1. Divine Word University (education)
  2. Loop PNG (media)
  3. Lae University of Technology (education)
  4. Bank South Pacific (financial services)
  5. The Post-Courier (media)
  6. The PNG Electoral Commission (government)
  7. The National (media)
  8. PNG Facts (media)
  9. Telikom PNG (telecommunications)
  10. PNG Blogs (politics/opinion)
  11. PNG Workforce (recruitment)
  12. ANZ Bank (financial services)
  13. Air Niugini (transport and tourism)
  14. EMTV (media)
  15. PNG Job Seek (recruitment)
  16. Nasfund Savings and Loan Society (financial services)
  17. Investment Promotion Authority (government)
  18. Department of Finance (government)
  19. Digicel (telecommunications)
  20. Westpac (financial services)


Source: PNG Business Advantage

PNG's NFA moves to store data Electronically

Admin | 2:06:00 PM |
With the world moving to embrace electronic data, the National Fisheries Authority (NFA) is also doing the same.
The NFA staged a one-day workshop in Lae yesterday to troubleshoot some of the key problems encountered when working with data electronically.
The Post-Courier attended the workshop and found out that through NFA’s observer program, training for raw data processing and storage became a must for the organisation.
A facilitator said the workshop seeks to explore avenues to safeguard information and other usable data for storage and usage when needed.
He added that connectivity and data synchronisation were also among issues that were put on the table for deliberation.
“We have also identified the use of a paperless data system but we are also aware that there are problems that are encountered when employing such technology,” the facilitator said.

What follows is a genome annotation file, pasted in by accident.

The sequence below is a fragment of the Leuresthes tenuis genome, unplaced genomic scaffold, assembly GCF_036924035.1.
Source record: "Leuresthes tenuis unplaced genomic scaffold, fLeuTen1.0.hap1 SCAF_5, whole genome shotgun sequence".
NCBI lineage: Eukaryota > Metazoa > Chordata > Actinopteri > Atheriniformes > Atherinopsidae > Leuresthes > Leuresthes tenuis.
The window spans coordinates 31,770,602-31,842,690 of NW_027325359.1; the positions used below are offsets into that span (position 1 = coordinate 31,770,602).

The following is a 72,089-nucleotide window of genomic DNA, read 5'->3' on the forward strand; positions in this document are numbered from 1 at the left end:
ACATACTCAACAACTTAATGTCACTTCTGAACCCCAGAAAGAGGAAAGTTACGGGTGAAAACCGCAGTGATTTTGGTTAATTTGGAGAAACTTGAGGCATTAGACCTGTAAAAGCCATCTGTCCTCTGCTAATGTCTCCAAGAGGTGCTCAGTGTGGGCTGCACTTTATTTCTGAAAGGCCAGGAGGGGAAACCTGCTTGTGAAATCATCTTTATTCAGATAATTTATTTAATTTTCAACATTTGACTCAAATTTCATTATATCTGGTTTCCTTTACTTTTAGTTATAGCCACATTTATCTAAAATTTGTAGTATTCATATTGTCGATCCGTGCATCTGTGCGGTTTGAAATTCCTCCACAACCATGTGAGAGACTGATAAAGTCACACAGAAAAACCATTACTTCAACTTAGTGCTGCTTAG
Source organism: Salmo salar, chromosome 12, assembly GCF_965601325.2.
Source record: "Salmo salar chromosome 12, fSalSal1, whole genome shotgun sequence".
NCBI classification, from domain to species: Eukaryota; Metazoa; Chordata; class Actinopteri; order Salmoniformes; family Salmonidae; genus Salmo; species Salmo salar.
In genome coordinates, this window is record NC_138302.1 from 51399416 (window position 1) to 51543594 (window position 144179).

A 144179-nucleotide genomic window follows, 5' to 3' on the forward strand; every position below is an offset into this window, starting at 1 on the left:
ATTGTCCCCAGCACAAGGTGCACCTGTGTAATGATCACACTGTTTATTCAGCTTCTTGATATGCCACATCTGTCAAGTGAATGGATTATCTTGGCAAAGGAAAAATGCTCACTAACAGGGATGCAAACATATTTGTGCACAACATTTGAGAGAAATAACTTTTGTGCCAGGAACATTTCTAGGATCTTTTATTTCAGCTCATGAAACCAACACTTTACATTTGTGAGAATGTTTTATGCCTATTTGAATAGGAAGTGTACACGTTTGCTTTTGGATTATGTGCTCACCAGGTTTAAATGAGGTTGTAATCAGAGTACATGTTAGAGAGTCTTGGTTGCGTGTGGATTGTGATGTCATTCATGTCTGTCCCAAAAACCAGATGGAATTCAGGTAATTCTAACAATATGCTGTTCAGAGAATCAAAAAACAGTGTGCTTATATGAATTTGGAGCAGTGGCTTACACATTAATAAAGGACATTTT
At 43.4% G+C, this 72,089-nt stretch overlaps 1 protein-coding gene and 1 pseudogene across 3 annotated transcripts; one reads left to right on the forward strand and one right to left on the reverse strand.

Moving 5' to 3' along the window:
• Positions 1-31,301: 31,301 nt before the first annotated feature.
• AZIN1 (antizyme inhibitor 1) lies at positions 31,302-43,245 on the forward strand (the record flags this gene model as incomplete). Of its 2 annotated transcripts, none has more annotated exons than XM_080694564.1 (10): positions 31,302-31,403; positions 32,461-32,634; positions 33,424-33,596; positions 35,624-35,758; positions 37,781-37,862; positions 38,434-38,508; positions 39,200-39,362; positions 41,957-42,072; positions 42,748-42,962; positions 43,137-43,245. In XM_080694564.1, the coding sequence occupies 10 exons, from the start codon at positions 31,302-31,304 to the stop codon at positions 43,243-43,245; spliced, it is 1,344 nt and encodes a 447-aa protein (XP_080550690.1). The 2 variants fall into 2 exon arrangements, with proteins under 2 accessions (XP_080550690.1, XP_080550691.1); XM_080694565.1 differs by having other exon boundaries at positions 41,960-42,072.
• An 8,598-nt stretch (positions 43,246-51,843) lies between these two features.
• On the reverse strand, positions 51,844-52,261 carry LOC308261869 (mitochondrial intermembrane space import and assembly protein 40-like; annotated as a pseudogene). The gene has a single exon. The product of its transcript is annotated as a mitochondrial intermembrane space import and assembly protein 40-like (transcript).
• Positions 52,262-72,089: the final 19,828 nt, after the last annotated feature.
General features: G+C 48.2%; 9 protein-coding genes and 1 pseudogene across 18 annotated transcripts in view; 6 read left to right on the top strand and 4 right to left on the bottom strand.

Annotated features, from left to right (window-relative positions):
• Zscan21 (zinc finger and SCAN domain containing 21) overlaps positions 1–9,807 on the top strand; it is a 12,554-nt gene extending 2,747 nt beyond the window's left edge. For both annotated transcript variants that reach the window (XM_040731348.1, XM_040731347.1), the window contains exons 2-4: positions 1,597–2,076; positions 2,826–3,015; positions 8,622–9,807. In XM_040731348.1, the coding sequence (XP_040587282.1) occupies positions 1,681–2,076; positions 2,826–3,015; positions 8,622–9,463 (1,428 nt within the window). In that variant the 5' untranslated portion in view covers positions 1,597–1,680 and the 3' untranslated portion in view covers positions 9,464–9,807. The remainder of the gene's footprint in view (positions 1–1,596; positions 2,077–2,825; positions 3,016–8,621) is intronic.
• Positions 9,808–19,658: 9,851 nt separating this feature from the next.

He said information sharing was becoming very important because it saved time and was less costly.
“If you have a query, always ask because there is someone there that would have an answer,” the facilitator told participants.
The facilitator said all data are entered through a data form.
“It is important that you organise your data and have it backed up fully so that when something goes wrong with storage, you can access your back up files easily and have them retrieved and used,” he said.
He said backing up data was part of organisational skills and urged the participants to be honest in their data collection, input, storage, and output and even in the reporting process.
“We are officers that are reporting on issues that will improve and protect the livelihood of people so you must ensure that you have information or data that is factual, appropriate and correct so that when you present your data, you report with confidence and integrity,” he said. Post Courier